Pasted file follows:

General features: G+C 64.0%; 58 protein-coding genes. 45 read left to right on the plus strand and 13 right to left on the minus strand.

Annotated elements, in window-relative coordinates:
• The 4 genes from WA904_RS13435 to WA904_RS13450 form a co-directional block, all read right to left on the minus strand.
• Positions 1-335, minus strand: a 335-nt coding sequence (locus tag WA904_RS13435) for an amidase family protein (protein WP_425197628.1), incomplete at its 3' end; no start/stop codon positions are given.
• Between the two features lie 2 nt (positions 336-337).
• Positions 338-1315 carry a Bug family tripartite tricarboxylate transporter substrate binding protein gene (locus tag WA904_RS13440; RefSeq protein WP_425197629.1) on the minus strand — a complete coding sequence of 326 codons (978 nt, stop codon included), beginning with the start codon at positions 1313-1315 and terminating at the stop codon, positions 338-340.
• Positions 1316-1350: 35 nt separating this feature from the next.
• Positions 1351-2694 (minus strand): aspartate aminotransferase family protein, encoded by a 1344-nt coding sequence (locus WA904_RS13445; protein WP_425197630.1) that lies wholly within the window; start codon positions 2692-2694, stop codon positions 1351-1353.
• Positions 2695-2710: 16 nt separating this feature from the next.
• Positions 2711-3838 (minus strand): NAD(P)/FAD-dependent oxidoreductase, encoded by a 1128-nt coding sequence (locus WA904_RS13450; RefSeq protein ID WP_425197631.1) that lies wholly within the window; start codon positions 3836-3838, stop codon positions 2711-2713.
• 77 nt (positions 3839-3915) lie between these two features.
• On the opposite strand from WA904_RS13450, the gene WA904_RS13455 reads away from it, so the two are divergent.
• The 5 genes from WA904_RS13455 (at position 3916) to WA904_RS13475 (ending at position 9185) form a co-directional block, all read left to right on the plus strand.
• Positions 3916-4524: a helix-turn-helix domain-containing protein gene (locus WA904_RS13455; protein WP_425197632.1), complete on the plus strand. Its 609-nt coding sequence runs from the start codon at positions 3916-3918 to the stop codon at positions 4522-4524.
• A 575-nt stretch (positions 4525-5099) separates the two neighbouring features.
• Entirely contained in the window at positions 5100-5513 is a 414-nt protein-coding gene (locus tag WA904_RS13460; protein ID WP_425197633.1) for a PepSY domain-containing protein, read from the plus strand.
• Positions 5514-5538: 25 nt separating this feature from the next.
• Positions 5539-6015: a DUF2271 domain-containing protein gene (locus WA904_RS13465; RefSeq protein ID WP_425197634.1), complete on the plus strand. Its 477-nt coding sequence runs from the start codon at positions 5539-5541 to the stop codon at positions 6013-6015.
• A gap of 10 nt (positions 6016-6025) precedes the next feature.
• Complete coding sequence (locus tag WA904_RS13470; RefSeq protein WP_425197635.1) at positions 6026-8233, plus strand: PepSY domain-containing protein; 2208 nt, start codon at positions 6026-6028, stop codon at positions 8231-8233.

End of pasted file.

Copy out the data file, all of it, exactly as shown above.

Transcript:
General features: G+C 64.0%; 58 protein-coding genes. 45 read left to right on the plus strand and 13 right to left on the minus strand.

Annotated elements, in window-relative coordinates:
• The 4 genes from WA904_RS13435 to WA904_RS13450 form a co-directional block, all read right to left on the minus strand.
• Positions 1-335, minus strand: a 335-nt coding sequence (locus tag WA904_RS13435) for an amidase family protein (protein WP_425197628.1), incomplete at its 3' end; no start/stop codon positions are given.
• Between the two features lie 2 nt (positions 336-337).
• Positions 338-1315 carry a Bug family tripartite tricarboxylate transporter substrate binding protein gene (locus tag WA904_RS13440; RefSeq protein WP_425197629.1) on the minus strand — a complete coding sequence of 326 codons (978 nt, stop codon included), beginning with the start codon at positions 1313-1315 and terminating at the stop codon, positions 338-340.
• Positions 1316-1350: 35 nt separating this feature from the next.
• Positions 1351-2694 (minus strand): aspartate aminotransferase family protein, encoded by a 1344-nt coding sequence (locus WA904_RS13445; protein WP_425197630.1) that lies wholly within the window; start codon positions 2692-2694, stop codon positions 1351-1353.
• Positions 2695-2710: 16 nt separating this feature from the next.
• Positions 2711-3838 (minus strand): NAD(P)/FAD-dependent oxidoreductase, encoded by a 1128-nt coding sequence (locus WA904_RS13450; RefSeq protein ID WP_425197631.1) that lies wholly within the window; start codon positions 3836-3838, stop codon positions 2711-2713.
• 77 nt (positions 3839-3915) lie between these two features.
• On the opposite strand from WA904_RS13450, the gene WA904_RS13455 reads away from it, so the two are divergent.
• The 5 genes from WA904_RS13455 (at position 3916) to WA904_RS13475 (ending at position 9185) form a co-directional block, all read left to right on the plus strand.
• Positions 3916-4524: a helix-turn-helix domain-containing protein gene (locus WA904_RS13455; protein WP_425197632.1), complete on the plus strand. Its 609-nt coding sequence runs from the start codon at positions 3916-3918 to the stop codon at positions 4522-4524.
• A 575-nt stretch (positions 4525-5099) separates the two neighbouring features.
• Entirely contained in the window at positions 5100-5513 is a 414-nt protein-coding gene (locus tag WA904_RS13460; protein ID WP_425197633.1) for a PepSY domain-containing protein, read from the plus strand.
• Positions 5514-5538: 25 nt separating this feature from the next.
• Positions 5539-6015: a DUF2271 domain-containing protein gene (locus WA904_RS13465; RefSeq protein ID WP_425197634.1), complete on the plus strand. Its 477-nt coding sequence runs from the start codon at positions 5539-5541 to the stop codon at positions 6013-6015.
• A gap of 10 nt (positions 6016-6025) precedes the next feature.
• Complete coding sequence (locus tag WA904_RS13470; RefSeq protein WP_425197635.1) at positions 6026-8233, plus strand: PepSY domain-containing protein; 2208 nt, start codon at positions 6026-6028, stop codon at positions 8231-8233.